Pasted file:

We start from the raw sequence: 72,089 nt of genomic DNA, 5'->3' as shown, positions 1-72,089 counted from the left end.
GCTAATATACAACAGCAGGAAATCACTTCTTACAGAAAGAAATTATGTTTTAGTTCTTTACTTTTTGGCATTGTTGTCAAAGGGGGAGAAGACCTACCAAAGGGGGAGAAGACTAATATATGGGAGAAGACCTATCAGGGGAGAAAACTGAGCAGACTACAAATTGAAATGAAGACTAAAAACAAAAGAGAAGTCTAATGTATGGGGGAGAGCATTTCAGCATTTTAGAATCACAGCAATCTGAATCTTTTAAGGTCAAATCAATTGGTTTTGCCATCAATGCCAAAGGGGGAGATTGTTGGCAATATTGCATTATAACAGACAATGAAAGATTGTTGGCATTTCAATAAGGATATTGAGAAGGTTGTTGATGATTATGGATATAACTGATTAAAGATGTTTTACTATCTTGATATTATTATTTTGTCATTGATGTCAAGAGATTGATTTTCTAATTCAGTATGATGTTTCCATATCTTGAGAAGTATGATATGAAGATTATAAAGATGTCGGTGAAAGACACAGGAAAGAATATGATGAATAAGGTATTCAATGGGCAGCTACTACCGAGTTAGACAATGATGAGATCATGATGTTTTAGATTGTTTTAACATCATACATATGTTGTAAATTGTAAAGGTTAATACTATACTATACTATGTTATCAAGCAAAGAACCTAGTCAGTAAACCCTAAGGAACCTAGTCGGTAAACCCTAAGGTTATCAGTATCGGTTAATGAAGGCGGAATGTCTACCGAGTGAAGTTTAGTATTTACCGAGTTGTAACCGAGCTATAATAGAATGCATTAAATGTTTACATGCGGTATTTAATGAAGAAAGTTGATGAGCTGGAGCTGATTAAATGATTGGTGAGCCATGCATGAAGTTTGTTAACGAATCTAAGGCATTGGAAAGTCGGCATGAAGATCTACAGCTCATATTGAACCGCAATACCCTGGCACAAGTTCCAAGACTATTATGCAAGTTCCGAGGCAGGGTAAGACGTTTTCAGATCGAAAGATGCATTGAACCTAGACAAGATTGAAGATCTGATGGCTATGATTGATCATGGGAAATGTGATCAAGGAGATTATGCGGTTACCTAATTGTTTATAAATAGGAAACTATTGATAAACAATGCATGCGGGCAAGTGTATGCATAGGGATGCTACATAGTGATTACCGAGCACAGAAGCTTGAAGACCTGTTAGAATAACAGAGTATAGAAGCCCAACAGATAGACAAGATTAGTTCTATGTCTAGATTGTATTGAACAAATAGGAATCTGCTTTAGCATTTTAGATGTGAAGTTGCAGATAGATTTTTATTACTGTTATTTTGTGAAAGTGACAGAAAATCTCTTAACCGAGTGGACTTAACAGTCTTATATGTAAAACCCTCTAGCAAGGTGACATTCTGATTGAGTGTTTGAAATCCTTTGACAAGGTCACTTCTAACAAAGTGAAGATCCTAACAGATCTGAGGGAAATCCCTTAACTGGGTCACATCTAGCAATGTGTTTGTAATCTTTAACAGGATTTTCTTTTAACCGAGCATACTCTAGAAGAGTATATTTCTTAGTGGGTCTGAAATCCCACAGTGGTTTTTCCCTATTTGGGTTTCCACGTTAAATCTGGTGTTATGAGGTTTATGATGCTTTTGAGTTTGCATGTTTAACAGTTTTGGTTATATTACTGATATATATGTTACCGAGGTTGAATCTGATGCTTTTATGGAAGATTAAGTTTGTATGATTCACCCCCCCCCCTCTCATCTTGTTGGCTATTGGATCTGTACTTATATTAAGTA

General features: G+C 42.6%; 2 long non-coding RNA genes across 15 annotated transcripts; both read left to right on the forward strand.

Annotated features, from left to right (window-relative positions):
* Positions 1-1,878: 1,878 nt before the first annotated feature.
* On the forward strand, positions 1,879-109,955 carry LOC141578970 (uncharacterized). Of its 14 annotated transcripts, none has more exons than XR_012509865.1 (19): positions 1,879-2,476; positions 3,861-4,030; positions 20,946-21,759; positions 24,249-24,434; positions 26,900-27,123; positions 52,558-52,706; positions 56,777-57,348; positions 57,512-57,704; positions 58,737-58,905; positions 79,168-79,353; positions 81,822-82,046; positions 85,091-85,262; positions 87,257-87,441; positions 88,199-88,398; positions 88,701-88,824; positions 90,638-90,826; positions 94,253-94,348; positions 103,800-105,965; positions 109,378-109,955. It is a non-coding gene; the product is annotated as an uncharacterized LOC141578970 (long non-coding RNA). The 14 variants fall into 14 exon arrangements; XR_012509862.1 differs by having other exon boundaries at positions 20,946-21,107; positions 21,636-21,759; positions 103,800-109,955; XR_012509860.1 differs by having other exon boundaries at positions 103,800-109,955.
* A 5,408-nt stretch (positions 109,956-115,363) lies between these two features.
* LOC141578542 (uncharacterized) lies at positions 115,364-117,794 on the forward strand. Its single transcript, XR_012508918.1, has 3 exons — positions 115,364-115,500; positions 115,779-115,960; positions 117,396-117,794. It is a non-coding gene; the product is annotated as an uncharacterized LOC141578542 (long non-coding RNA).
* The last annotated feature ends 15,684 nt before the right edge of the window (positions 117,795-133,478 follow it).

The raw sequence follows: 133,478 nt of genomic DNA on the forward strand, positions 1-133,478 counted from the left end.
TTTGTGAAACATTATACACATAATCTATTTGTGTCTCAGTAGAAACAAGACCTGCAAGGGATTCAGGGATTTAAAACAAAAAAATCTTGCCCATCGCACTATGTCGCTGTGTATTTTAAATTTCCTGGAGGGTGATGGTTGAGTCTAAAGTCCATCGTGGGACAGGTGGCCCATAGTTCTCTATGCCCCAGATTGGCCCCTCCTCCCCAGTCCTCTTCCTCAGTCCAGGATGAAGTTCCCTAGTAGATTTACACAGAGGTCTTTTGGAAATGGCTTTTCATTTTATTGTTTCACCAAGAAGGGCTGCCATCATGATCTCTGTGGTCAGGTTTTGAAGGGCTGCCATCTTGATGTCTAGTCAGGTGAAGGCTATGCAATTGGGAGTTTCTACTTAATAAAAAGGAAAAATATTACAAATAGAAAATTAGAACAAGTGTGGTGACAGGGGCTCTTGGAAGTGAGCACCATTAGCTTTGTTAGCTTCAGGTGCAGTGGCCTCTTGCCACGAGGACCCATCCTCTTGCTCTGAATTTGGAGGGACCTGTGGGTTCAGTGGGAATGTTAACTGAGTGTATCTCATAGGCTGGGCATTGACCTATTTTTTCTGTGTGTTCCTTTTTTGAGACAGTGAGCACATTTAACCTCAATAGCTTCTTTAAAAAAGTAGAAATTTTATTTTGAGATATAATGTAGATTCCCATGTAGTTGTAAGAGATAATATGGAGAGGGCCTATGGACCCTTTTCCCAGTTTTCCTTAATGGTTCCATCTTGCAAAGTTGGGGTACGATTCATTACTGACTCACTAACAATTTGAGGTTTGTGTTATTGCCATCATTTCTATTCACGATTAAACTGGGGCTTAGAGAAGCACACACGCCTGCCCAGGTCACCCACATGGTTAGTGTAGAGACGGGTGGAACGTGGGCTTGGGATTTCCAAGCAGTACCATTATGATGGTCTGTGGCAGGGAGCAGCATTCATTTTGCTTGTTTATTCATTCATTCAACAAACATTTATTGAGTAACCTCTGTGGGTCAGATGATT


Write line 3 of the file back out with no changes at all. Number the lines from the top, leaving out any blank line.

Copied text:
General features: G+C 42.6%; 2 long non-coding RNA genes across 15 annotated transcripts; both read left to right on the forward strand.